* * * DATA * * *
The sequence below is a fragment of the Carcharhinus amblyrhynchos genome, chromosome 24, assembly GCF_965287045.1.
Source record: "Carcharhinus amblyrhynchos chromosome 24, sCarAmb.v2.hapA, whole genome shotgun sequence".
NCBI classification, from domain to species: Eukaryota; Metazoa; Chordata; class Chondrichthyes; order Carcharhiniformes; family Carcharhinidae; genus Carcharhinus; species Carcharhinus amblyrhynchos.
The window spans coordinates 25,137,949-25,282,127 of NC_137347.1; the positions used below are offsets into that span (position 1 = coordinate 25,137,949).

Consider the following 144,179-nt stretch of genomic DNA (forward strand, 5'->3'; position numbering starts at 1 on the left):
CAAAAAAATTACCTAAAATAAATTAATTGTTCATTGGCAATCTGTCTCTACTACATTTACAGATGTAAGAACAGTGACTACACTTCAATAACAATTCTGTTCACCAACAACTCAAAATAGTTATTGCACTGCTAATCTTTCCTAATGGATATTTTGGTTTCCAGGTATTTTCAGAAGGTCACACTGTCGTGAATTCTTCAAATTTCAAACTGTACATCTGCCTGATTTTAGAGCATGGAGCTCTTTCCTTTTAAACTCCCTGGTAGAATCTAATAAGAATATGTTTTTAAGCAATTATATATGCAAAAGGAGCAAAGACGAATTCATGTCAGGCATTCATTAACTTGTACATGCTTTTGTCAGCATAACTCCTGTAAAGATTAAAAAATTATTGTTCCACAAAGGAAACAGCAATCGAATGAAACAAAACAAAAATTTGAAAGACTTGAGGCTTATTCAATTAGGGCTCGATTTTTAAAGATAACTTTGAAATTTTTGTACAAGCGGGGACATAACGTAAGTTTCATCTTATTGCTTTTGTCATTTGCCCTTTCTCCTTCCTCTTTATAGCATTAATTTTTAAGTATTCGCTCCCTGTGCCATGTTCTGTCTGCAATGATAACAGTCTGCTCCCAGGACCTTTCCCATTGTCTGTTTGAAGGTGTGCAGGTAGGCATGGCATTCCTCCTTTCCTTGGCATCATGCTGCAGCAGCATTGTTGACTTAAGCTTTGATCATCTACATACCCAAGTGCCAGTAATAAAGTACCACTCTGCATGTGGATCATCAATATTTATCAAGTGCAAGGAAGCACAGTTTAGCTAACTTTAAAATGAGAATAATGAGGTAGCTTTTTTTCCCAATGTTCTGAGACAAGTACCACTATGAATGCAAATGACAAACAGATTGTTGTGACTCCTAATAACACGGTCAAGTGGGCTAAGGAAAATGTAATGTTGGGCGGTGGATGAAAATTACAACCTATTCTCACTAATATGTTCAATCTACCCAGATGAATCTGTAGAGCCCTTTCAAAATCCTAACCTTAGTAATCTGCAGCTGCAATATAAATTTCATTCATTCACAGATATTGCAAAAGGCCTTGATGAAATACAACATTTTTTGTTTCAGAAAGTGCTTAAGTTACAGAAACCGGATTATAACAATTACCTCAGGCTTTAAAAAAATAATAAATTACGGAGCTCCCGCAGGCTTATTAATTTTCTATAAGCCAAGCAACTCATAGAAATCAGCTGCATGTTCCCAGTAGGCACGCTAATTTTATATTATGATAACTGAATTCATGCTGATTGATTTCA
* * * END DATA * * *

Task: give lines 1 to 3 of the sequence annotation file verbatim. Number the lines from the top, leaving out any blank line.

The sequence below is a fragment of the Carcharhinus amblyrhynchos genome, chromosome 24, assembly GCF_965287045.1.
Source record: "Carcharhinus amblyrhynchos chromosome 24, sCarAmb.v2.hapA, whole genome shotgun sequence".
NCBI classification, from domain to species: Eukaryota; Metazoa; Chordata; class Chondrichthyes; order Carcharhiniformes; family Carcharhinidae; genus Carcharhinus; species Carcharhinus amblyrhynchos.